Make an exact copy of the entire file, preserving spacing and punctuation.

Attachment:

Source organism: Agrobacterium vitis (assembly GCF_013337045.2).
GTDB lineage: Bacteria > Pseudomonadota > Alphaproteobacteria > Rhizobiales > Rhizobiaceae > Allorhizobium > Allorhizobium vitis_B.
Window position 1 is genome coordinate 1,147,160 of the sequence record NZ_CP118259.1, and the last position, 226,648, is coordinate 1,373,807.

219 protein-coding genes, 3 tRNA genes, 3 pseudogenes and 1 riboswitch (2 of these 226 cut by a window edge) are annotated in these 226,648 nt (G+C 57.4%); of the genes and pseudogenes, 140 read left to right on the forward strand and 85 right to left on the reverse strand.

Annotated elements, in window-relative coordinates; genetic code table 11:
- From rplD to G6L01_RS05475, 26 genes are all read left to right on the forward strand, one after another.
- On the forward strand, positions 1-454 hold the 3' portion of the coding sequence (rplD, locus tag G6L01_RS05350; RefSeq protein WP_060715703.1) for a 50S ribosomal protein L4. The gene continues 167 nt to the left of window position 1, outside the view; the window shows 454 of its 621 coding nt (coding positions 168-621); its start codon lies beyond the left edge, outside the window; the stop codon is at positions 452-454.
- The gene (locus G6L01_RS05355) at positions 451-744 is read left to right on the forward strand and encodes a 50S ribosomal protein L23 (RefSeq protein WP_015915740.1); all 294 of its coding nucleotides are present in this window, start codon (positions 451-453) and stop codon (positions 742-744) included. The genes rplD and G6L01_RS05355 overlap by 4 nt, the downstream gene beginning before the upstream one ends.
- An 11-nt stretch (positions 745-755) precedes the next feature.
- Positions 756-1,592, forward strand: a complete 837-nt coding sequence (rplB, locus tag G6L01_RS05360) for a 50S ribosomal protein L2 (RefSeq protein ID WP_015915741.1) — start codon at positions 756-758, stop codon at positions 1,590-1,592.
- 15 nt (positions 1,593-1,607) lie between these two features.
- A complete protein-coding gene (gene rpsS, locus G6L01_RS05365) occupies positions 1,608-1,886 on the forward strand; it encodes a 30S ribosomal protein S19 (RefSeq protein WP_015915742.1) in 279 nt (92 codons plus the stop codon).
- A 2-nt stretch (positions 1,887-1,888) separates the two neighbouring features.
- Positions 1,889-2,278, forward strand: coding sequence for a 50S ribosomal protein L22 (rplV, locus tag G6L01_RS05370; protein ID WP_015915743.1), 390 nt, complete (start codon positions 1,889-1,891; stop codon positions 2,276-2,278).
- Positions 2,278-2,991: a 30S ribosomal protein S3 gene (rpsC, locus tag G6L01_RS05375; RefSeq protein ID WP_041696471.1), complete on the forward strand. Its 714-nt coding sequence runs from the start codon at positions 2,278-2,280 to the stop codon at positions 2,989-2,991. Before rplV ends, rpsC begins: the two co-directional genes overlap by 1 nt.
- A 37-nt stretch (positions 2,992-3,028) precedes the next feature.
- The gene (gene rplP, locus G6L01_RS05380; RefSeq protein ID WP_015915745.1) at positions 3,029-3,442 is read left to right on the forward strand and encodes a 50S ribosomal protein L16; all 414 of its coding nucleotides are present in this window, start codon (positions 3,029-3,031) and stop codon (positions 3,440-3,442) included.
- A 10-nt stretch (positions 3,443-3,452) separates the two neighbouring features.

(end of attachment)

Source organism: Agrobacterium vitis (assembly GCF_013337045.2).
GTDB lineage: Bacteria > Pseudomonadota > Alphaproteobacteria > Rhizobiales > Rhizobiaceae > Allorhizobium > Allorhizobium vitis_B.
Window position 1 is genome coordinate 1,147,160 of the sequence record NZ_CP118259.1, and the last position, 226,648, is coordinate 1,373,807.

219 protein-coding genes, 3 tRNA genes, 3 pseudogenes and 1 riboswitch (2 of these 226 cut by a window edge) are annotated in these 226,648 nt (G+C 57.4%); of the genes and pseudogenes, 140 read left to right on the forward strand and 85 right to left on the reverse strand.

Annotated elements, in window-relative coordinates; genetic code table 11:
- From rplD to G6L01_RS05475, 26 genes are all read left to right on the forward strand, one after another.
- On the forward strand, positions 1-454 hold the 3' portion of the coding sequence (rplD, locus tag G6L01_RS05350; RefSeq protein WP_060715703.1) for a 50S ribosomal protein L4. The gene continues 167 nt to the left of window position 1, outside the view; the window shows 454 of its 621 coding nt (coding positions 168-621); its start codon lies beyond the left edge, outside the window; the stop codon is at positions 452-454.
- The gene (locus G6L01_RS05355) at positions 451-744 is read left to right on the forward strand and encodes a 50S ribosomal protein L23 (RefSeq protein WP_015915740.1); all 294 of its coding nucleotides are present in this window, start codon (positions 451-453) and stop codon (positions 742-744) included. The genes rplD and G6L01_RS05355 overlap by 4 nt, the downstream gene beginning before the upstream one ends.
- An 11-nt stretch (positions 745-755) precedes the next feature.
- Positions 756-1,592, forward strand: a complete 837-nt coding sequence (rplB, locus tag G6L01_RS05360) for a 50S ribosomal protein L2 (RefSeq protein ID WP_015915741.1) — start codon at positions 756-758, stop codon at positions 1,590-1,592.
- 15 nt (positions 1,593-1,607) lie between these two features.
- A complete protein-coding gene (gene rpsS, locus G6L01_RS05365) occupies positions 1,608-1,886 on the forward strand; it encodes a 30S ribosomal protein S19 (RefSeq protein WP_015915742.1) in 279 nt (92 codons plus the stop codon).
- A 2-nt stretch (positions 1,887-1,888) separates the two neighbouring features.
- Positions 1,889-2,278, forward strand: coding sequence for a 50S ribosomal protein L22 (rplV, locus tag G6L01_RS05370; protein ID WP_015915743.1), 390 nt, complete (start codon positions 1,889-1,891; stop codon positions 2,276-2,278).
- Positions 2,278-2,991: a 30S ribosomal protein S3 gene (rpsC, locus tag G6L01_RS05375; RefSeq protein ID WP_041696471.1), complete on the forward strand. Its 714-nt coding sequence runs from the start codon at positions 2,278-2,280 to the stop codon at positions 2,989-2,991. Before rplV ends, rpsC begins: the two co-directional genes overlap by 1 nt.
- A 37-nt stretch (positions 2,992-3,028) precedes the next feature.
- The gene (gene rplP, locus G6L01_RS05380; RefSeq protein ID WP_015915745.1) at positions 3,029-3,442 is read left to right on the forward strand and encodes a 50S ribosomal protein L16; all 414 of its coding nucleotides are present in this window, start codon (positions 3,029-3,031) and stop codon (positions 3,440-3,442) included.
- A 10-nt stretch (positions 3,443-3,452) separates the two neighbouring features.